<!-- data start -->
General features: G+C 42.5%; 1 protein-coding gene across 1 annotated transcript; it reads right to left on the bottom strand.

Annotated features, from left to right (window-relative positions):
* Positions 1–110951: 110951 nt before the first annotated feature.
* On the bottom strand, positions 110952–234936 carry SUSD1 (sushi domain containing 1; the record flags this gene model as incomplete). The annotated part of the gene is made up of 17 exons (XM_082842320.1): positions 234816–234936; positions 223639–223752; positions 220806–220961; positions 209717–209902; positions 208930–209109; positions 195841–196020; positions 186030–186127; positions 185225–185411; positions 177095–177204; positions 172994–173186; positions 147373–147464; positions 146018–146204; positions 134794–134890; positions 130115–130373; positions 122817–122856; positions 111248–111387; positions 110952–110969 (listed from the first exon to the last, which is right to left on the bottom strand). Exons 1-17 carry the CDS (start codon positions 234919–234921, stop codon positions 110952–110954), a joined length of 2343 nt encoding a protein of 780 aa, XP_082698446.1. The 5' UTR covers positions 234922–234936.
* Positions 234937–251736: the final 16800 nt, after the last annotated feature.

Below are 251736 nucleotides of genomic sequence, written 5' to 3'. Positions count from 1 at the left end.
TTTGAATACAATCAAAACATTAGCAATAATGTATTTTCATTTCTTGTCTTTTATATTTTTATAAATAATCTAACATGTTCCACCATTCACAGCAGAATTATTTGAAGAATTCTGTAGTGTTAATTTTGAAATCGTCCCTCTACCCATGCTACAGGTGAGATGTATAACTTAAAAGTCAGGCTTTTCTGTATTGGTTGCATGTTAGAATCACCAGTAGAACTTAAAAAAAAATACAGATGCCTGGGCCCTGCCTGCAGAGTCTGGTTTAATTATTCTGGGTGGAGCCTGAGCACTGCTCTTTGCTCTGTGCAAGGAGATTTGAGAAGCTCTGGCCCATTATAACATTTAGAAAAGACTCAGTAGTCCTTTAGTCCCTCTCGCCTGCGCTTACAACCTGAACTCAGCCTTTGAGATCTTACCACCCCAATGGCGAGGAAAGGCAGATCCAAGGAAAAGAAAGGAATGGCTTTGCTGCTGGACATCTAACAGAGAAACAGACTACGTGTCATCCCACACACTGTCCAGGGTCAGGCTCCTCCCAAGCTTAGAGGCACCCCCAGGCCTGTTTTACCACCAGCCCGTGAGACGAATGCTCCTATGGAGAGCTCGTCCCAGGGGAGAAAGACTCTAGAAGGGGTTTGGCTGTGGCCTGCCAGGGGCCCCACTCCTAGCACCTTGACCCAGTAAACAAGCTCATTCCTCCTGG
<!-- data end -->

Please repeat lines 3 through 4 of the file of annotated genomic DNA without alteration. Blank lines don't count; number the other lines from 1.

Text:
* Positions 1–110951: 110951 nt before the first annotated feature.
* On the bottom strand, positions 110952–234936 carry SUSD1 (sushi domain containing 1; the record flags this gene model as incomplete). The annotated part of the gene is made up of 17 exons (XM_082842320.1): positions 234816–234936; positions 223639–223752; positions 220806–220961; positions 209717–209902; positions 208930–209109; positions 195841–196020; positions 186030–186127; positions 185225–185411; positions 177095–177204; positions 172994–173186; positions 147373–147464; positions 146018–146204; positions 134794–134890; positions 130115–130373; positions 122817–122856; positions 111248–111387; positions 110952–110969 (listed from the first exon to the last, which is right to left on the bottom strand). Exons 1-17 carry the CDS (start codon positions 234919–234921, stop codon positions 110952–110954), a joined length of 2343 nt encoding a protein of 780 aa, XP_082698446.1. The 5' UTR covers positions 234922–234936.